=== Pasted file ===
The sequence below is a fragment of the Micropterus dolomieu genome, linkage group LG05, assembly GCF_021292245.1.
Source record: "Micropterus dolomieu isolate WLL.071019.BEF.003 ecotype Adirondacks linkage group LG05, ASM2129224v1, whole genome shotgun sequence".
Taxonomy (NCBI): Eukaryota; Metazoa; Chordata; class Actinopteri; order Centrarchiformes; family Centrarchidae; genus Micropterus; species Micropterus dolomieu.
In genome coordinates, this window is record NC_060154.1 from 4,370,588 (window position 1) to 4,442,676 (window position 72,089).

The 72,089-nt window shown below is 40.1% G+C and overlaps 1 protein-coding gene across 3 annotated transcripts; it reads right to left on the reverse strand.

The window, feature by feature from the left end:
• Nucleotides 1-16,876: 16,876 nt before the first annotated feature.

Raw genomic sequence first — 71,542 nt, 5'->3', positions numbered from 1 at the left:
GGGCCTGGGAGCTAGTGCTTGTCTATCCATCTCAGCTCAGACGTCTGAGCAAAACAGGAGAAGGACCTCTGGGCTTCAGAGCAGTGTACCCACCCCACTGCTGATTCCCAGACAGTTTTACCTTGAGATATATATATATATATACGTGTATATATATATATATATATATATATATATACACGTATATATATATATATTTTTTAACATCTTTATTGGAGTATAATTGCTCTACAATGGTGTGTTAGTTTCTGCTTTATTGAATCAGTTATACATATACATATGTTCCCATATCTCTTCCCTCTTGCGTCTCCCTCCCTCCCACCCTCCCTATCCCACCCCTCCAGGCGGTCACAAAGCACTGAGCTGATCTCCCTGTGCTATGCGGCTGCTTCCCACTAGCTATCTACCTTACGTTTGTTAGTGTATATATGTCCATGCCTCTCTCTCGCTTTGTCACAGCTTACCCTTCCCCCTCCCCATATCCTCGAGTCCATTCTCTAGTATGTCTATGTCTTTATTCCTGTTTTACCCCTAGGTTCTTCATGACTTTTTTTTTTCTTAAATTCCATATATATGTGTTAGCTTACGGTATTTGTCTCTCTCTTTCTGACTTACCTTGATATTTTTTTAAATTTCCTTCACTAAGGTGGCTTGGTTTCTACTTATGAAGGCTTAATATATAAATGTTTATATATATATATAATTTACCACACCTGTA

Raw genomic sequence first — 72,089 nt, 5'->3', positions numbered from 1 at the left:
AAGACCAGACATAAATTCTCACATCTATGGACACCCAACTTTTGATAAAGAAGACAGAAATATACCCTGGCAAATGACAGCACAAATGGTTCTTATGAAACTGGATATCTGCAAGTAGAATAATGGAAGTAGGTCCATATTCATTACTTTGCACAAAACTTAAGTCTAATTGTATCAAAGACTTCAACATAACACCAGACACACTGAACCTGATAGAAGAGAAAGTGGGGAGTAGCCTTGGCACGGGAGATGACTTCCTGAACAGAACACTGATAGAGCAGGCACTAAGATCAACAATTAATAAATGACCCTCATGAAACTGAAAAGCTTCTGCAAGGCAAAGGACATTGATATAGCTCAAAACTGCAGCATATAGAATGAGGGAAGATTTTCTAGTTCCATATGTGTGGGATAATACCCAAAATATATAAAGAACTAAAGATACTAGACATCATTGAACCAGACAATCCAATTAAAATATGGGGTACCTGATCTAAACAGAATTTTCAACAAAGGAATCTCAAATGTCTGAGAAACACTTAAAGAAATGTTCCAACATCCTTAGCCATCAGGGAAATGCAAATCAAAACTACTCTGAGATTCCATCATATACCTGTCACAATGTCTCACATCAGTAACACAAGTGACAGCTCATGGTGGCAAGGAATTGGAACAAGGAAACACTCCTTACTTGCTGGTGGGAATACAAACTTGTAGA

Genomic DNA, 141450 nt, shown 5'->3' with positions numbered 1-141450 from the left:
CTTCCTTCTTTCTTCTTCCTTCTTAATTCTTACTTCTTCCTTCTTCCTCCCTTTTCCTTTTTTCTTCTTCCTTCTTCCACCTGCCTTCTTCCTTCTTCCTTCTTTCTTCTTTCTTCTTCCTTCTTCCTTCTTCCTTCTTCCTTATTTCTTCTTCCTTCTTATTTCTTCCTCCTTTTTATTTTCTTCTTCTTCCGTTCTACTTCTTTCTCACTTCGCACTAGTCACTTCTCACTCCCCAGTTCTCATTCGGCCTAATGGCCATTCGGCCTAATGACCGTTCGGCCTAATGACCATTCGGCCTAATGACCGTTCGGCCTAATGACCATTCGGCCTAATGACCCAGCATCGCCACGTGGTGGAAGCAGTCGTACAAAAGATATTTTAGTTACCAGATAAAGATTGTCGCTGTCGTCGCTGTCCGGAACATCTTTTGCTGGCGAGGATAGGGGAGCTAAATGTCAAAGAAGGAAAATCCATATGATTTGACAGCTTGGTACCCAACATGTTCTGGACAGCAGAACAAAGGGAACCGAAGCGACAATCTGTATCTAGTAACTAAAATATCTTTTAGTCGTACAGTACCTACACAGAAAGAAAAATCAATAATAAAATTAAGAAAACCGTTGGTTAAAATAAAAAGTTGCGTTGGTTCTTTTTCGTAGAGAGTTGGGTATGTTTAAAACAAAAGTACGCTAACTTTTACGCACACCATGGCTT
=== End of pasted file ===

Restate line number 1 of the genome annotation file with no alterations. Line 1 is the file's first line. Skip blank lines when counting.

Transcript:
The sequence below is a fragment of the Micropterus dolomieu genome, linkage group LG05, assembly GCF_021292245.1.